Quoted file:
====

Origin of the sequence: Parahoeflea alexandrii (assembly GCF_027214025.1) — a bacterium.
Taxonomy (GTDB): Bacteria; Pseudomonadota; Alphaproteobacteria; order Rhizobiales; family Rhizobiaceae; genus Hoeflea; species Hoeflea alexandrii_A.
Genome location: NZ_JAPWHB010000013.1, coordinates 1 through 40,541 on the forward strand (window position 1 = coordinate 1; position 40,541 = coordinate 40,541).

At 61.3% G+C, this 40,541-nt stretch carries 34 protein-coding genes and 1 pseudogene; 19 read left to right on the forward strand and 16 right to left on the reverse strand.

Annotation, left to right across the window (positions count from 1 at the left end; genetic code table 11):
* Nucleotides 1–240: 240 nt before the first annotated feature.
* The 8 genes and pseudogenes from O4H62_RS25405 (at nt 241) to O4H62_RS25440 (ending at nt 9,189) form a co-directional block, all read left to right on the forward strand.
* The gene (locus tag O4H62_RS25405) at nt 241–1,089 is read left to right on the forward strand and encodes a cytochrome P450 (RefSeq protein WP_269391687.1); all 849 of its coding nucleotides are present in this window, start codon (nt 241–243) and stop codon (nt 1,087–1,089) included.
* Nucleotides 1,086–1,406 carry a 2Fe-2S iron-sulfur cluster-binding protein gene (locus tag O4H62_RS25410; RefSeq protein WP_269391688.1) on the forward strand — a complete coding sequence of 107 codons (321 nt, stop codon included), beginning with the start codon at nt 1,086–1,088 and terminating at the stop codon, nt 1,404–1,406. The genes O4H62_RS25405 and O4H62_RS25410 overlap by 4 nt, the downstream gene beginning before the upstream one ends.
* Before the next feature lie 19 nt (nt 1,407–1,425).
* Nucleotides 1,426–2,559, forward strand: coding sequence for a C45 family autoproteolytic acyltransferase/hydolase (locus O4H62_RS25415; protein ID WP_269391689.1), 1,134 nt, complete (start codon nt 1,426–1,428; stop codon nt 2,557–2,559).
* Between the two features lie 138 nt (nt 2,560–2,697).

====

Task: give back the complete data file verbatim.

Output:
Origin of the sequence: Parahoeflea alexandrii (assembly GCF_027214025.1) — a bacterium.
Taxonomy (GTDB): Bacteria; Pseudomonadota; Alphaproteobacteria; order Rhizobiales; family Rhizobiaceae; genus Hoeflea; species Hoeflea alexandrii_A.
Genome location: NZ_JAPWHB010000013.1, coordinates 1 through 40,541 on the forward strand (window position 1 = coordinate 1; position 40,541 = coordinate 40,541).

At 61.3% G+C, this 40,541-nt stretch carries 34 protein-coding genes and 1 pseudogene; 19 read left to right on the forward strand and 16 right to left on the reverse strand.

Annotation, left to right across the window (positions count from 1 at the left end; genetic code table 11):
* Nucleotides 1–240: 240 nt before the first annotated feature.
* The 8 genes and pseudogenes from O4H62_RS25405 (at nt 241) to O4H62_RS25440 (ending at nt 9,189) form a co-directional block, all read left to right on the forward strand.
* The gene (locus tag O4H62_RS25405) at nt 241–1,089 is read left to right on the forward strand and encodes a cytochrome P450 (RefSeq protein WP_269391687.1); all 849 of its coding nucleotides are present in this window, start codon (nt 241–243) and stop codon (nt 1,087–1,089) included.
* Nucleotides 1,086–1,406 carry a 2Fe-2S iron-sulfur cluster-binding protein gene (locus tag O4H62_RS25410; RefSeq protein WP_269391688.1) on the forward strand — a complete coding sequence of 107 codons (321 nt, stop codon included), beginning with the start codon at nt 1,086–1,088 and terminating at the stop codon, nt 1,404–1,406. The genes O4H62_RS25405 and O4H62_RS25410 overlap by 4 nt, the downstream gene beginning before the upstream one ends.
* Before the next feature lie 19 nt (nt 1,407–1,425).
* Nucleotides 1,426–2,559, forward strand: coding sequence for a C45 family autoproteolytic acyltransferase/hydolase (locus O4H62_RS25415; protein ID WP_269391689.1), 1,134 nt, complete (start codon nt 1,426–1,428; stop codon nt 2,557–2,559).
* Between the two features lie 138 nt (nt 2,560–2,697).